‘Passive stretching has been shown to be an effective means to improve vascular function, with practical implications for its use as a novel non-pharmacological treatment for improving vascular health, reducing the overall cardiovascular risk, especially in individuals with limited mobility,’ the team write in The Journal of Physiology. 

Passive stretching-induced improvements related to central mechanisms seemed to have a short duration, however, and they returned to pre-training rates within six weeks after the training routines ended.  

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Cops could bring in roadblocks to enforce Leicester lockdown and stop people leaving the city

POLICE chiefs have not ruled out bringing in roadblocks to enforce lockdown in Leicester.

Leicestershire police Chief Constable Simon Cole said the force was “thinking about all options” after being asked about roadblocks being imposed to stop people leaving the city.

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And Mr Cole said he had “huge sympathy” with people living on streets that had been cut down the middle on the lockdown map but added: “You’ve got to draw the line somewhere.”

The city was he first to be placed into local lockdown in the UK after a surge in coronavirus cases over a two-week period.

Mr Cole said the force hopes “common sense will prevail” and will only enforce the restrictions as a last resort.

When asked about roadblocks being brought in, Mr Cole said: “We’re thinking about all of our options but we hope that common sense will prevail.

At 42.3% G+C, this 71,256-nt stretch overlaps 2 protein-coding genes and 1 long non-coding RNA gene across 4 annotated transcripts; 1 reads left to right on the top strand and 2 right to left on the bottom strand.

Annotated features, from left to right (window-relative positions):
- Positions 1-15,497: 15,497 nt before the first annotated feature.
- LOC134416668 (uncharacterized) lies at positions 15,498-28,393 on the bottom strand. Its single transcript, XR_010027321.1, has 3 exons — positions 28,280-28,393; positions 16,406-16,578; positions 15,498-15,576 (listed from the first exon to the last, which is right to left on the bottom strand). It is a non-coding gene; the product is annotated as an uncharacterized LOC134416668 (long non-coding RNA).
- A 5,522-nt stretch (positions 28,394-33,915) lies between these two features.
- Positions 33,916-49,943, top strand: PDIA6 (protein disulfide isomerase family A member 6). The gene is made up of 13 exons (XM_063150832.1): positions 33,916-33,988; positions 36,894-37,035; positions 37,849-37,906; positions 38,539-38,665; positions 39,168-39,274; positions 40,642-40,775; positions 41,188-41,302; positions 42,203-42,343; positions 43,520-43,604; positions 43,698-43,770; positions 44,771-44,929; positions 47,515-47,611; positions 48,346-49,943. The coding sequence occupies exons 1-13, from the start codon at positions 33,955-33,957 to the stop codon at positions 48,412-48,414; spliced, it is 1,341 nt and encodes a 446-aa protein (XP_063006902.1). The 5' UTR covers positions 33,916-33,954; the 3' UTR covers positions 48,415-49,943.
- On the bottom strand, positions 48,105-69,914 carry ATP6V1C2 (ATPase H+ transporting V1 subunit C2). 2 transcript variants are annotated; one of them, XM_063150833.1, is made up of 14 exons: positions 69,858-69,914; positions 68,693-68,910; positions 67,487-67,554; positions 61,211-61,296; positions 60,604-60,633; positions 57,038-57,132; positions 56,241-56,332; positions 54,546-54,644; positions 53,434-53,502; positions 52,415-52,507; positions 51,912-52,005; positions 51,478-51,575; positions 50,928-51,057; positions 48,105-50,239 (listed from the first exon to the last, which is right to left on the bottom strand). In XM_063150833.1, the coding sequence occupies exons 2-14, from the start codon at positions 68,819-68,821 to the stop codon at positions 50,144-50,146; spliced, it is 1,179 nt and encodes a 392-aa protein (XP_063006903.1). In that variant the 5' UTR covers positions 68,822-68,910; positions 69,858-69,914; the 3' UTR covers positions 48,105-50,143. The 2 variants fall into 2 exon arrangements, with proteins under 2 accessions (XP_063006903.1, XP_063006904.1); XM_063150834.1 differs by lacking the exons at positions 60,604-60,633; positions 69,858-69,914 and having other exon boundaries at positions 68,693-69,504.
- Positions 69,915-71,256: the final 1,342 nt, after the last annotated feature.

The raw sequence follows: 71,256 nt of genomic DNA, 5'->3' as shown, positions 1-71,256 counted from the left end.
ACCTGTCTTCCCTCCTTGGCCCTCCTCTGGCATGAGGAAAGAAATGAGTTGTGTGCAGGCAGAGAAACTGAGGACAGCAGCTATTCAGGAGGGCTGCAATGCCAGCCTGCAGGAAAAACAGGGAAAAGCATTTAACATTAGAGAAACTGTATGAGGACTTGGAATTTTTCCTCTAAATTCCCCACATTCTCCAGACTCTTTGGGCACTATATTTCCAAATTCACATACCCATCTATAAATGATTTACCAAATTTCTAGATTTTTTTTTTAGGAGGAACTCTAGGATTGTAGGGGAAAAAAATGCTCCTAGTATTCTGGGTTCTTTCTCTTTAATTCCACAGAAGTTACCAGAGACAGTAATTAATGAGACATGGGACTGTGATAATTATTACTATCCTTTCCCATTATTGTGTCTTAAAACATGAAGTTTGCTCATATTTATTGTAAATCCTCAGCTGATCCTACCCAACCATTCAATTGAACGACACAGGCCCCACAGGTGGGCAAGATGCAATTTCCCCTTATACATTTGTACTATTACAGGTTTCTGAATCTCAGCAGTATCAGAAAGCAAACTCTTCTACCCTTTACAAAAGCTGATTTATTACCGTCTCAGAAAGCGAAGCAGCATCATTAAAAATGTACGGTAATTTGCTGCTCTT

“Most people have complied here through the previous iterations of the lockdown.


“It’s a pretty simple equation really – we live in an area where there’s a very, very dangerous disease that makes people really ill, and we currently, sadly, lead the nation in that illness.

“What people are being asked to do is stay at home, what people are being asked to do is only travel if it’s absolutely essential.

“People need to decide about personal risk – you might really want a pint this Saturday.

"I’d really like a pint this Saturday. I won’t be having one, and I won’t be having one in a pub because I don’t want to risk my health or the health of my mates, or the health of my family.”



Police have also revealed they will issue fines as a last resort for those who breach the lockdown measures and travel from Leicester to Nottingham to shop or visit pubs this weekend.

Nottinghamshire Police will be working with British Transport Police to ensure people are not jumping on trains to nearby Nottingham to watch Leicester City play on super Saturday or enjoy a few pints as lockdown eases for the rest of the country.

Anyone spotted travelling from Leicester will be stopped and asked to return home, with £100 fines issued as a last resort.